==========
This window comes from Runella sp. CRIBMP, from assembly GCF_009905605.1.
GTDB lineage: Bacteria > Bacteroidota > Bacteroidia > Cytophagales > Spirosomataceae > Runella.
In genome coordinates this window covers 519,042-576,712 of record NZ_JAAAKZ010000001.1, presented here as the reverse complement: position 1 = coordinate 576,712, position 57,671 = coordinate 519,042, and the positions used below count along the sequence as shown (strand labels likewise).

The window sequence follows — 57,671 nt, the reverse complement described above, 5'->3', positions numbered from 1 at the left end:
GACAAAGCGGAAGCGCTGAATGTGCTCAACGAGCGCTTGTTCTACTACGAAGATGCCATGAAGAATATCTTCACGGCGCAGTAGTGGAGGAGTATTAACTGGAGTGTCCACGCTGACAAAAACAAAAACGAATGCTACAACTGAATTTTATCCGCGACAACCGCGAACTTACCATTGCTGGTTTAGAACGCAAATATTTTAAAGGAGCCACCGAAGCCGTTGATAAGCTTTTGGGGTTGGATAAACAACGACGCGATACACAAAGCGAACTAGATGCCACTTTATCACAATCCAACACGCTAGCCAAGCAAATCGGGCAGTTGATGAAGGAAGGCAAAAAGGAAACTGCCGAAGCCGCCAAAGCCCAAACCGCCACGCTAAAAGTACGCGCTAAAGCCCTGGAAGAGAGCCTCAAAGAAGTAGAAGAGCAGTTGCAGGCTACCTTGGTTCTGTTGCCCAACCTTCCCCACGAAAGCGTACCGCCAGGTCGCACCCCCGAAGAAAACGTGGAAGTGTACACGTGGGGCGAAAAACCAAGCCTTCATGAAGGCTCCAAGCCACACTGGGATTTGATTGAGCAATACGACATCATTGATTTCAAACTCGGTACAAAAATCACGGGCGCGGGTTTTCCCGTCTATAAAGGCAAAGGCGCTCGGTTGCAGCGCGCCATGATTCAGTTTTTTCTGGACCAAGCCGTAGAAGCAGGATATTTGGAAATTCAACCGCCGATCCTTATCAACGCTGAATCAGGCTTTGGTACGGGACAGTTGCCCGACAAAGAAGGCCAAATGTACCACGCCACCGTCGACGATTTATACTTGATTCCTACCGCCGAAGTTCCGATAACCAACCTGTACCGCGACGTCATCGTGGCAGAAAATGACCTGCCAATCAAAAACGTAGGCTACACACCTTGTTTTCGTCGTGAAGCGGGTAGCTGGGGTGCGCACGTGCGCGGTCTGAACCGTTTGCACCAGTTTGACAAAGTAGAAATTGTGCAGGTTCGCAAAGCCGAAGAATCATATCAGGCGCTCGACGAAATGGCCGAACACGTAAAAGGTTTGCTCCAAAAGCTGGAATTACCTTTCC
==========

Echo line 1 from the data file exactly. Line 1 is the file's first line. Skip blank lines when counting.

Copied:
This window comes from Runella sp. CRIBMP, from assembly GCF_009905605.1.